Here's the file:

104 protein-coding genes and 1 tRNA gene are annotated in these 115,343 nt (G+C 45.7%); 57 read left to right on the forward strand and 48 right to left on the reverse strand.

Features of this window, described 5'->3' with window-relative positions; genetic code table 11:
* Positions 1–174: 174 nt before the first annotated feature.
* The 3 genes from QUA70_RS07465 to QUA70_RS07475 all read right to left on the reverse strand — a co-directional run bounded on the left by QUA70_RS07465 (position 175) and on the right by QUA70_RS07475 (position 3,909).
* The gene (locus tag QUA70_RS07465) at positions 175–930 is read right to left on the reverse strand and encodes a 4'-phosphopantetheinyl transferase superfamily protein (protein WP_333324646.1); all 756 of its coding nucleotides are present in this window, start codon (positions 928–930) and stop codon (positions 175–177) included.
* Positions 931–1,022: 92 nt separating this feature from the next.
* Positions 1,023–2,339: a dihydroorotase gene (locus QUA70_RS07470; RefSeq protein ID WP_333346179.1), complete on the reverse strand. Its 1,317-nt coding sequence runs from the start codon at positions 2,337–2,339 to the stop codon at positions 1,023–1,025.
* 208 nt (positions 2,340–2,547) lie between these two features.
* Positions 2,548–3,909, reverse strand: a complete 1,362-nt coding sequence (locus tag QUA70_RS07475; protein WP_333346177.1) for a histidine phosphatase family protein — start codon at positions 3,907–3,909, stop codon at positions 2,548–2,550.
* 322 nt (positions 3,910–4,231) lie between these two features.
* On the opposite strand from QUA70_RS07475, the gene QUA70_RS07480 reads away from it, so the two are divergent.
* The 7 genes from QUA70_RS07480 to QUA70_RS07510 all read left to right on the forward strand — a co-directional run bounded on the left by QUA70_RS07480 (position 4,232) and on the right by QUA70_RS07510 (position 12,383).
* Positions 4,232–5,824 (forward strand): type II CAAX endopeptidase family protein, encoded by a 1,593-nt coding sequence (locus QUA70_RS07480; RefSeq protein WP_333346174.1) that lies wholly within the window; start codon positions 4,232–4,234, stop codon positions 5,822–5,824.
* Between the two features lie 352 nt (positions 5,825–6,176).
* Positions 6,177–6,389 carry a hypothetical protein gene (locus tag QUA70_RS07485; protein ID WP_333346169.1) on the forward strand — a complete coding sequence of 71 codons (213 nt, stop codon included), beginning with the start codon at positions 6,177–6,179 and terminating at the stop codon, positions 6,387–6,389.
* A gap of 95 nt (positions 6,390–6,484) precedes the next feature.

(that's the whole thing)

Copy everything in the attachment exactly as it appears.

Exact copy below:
104 protein-coding genes and 1 tRNA gene are annotated in these 115,343 nt (G+C 45.7%); 57 read left to right on the forward strand and 48 right to left on the reverse strand.

Features of this window, described 5'->3' with window-relative positions; genetic code table 11:
* Positions 1–174: 174 nt before the first annotated feature.
* The 3 genes from QUA70_RS07465 to QUA70_RS07475 all read right to left on the reverse strand — a co-directional run bounded on the left by QUA70_RS07465 (position 175) and on the right by QUA70_RS07475 (position 3,909).
* The gene (locus tag QUA70_RS07465) at positions 175–930 is read right to left on the reverse strand and encodes a 4'-phosphopantetheinyl transferase superfamily protein (protein WP_333324646.1); all 756 of its coding nucleotides are present in this window, start codon (positions 928–930) and stop codon (positions 175–177) included.
* Positions 931–1,022: 92 nt separating this feature from the next.
* Positions 1,023–2,339: a dihydroorotase gene (locus QUA70_RS07470; RefSeq protein ID WP_333346179.1), complete on the reverse strand. Its 1,317-nt coding sequence runs from the start codon at positions 2,337–2,339 to the stop codon at positions 1,023–1,025.
* 208 nt (positions 2,340–2,547) lie between these two features.
* Positions 2,548–3,909, reverse strand: a complete 1,362-nt coding sequence (locus tag QUA70_RS07475; protein WP_333346177.1) for a histidine phosphatase family protein — start codon at positions 3,907–3,909, stop codon at positions 2,548–2,550.
* 322 nt (positions 3,910–4,231) lie between these two features.
* On the opposite strand from QUA70_RS07475, the gene QUA70_RS07480 reads away from it, so the two are divergent.
* The 7 genes from QUA70_RS07480 to QUA70_RS07510 all read left to right on the forward strand — a co-directional run bounded on the left by QUA70_RS07480 (position 4,232) and on the right by QUA70_RS07510 (position 12,383).
* Positions 4,232–5,824 (forward strand): type II CAAX endopeptidase family protein, encoded by a 1,593-nt coding sequence (locus QUA70_RS07480; RefSeq protein WP_333346174.1) that lies wholly within the window; start codon positions 4,232–4,234, stop codon positions 5,822–5,824.
* Between the two features lie 352 nt (positions 5,825–6,176).
* Positions 6,177–6,389 carry a hypothetical protein gene (locus tag QUA70_RS07485; protein ID WP_333346169.1) on the forward strand — a complete coding sequence of 71 codons (213 nt, stop codon included), beginning with the start codon at positions 6,177–6,179 and terminating at the stop codon, positions 6,387–6,389.
* A gap of 95 nt (positions 6,390–6,484) precedes the next feature.